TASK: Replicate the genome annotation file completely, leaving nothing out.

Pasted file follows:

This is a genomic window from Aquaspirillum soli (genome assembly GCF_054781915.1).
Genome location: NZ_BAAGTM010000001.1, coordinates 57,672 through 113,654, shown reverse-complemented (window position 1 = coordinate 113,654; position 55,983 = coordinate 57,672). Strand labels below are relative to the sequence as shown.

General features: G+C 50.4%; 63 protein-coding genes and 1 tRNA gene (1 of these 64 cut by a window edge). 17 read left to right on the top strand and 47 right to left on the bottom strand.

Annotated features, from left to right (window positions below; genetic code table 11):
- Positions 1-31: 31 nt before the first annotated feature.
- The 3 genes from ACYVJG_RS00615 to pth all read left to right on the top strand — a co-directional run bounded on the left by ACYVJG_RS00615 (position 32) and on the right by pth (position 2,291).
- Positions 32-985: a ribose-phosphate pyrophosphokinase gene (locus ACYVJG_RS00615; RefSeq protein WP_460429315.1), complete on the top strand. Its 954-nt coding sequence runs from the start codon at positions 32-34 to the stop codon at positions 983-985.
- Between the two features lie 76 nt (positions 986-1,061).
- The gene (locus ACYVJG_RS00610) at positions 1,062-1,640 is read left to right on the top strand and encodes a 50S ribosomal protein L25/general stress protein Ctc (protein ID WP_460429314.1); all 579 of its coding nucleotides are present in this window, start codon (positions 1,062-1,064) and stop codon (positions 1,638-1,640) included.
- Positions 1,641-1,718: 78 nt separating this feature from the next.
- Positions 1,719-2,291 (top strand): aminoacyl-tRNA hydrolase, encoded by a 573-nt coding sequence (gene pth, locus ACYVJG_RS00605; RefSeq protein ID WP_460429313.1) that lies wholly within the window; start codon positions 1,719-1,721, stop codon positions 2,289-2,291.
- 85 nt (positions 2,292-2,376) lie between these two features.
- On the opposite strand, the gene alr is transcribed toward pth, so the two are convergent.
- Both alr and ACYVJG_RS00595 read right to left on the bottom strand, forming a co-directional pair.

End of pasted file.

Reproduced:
This is a genomic window from Aquaspirillum soli (genome assembly GCF_054781915.1).
Genome location: NZ_BAAGTM010000001.1, coordinates 57,672 through 113,654, shown reverse-complemented (window position 1 = coordinate 113,654; position 55,983 = coordinate 57,672). Strand labels below are relative to the sequence as shown.

General features: G+C 50.4%; 63 protein-coding genes and 1 tRNA gene (1 of these 64 cut by a window edge). 17 read left to right on the top strand and 47 right to left on the bottom strand.

Annotated features, from left to right (window positions below; genetic code table 11):
- Positions 1-31: 31 nt before the first annotated feature.
- The 3 genes from ACYVJG_RS00615 to pth all read left to right on the top strand — a co-directional run bounded on the left by ACYVJG_RS00615 (position 32) and on the right by pth (position 2,291).
- Positions 32-985: a ribose-phosphate pyrophosphokinase gene (locus ACYVJG_RS00615; RefSeq protein WP_460429315.1), complete on the top strand. Its 954-nt coding sequence runs from the start codon at positions 32-34 to the stop codon at positions 983-985.
- Between the two features lie 76 nt (positions 986-1,061).
- The gene (locus ACYVJG_RS00610) at positions 1,062-1,640 is read left to right on the top strand and encodes a 50S ribosomal protein L25/general stress protein Ctc (protein ID WP_460429314.1); all 579 of its coding nucleotides are present in this window, start codon (positions 1,062-1,064) and stop codon (positions 1,638-1,640) included.
- Positions 1,641-1,718: 78 nt separating this feature from the next.
- Positions 1,719-2,291 (top strand): aminoacyl-tRNA hydrolase, encoded by a 573-nt coding sequence (gene pth, locus ACYVJG_RS00605; RefSeq protein ID WP_460429313.1) that lies wholly within the window; start codon positions 1,719-1,721, stop codon positions 2,289-2,291.
- 85 nt (positions 2,292-2,376) lie between these two features.
- On the opposite strand, the gene alr is transcribed toward pth, so the two are convergent.
- Both alr and ACYVJG_RS00595 read right to left on the bottom strand, forming a co-directional pair.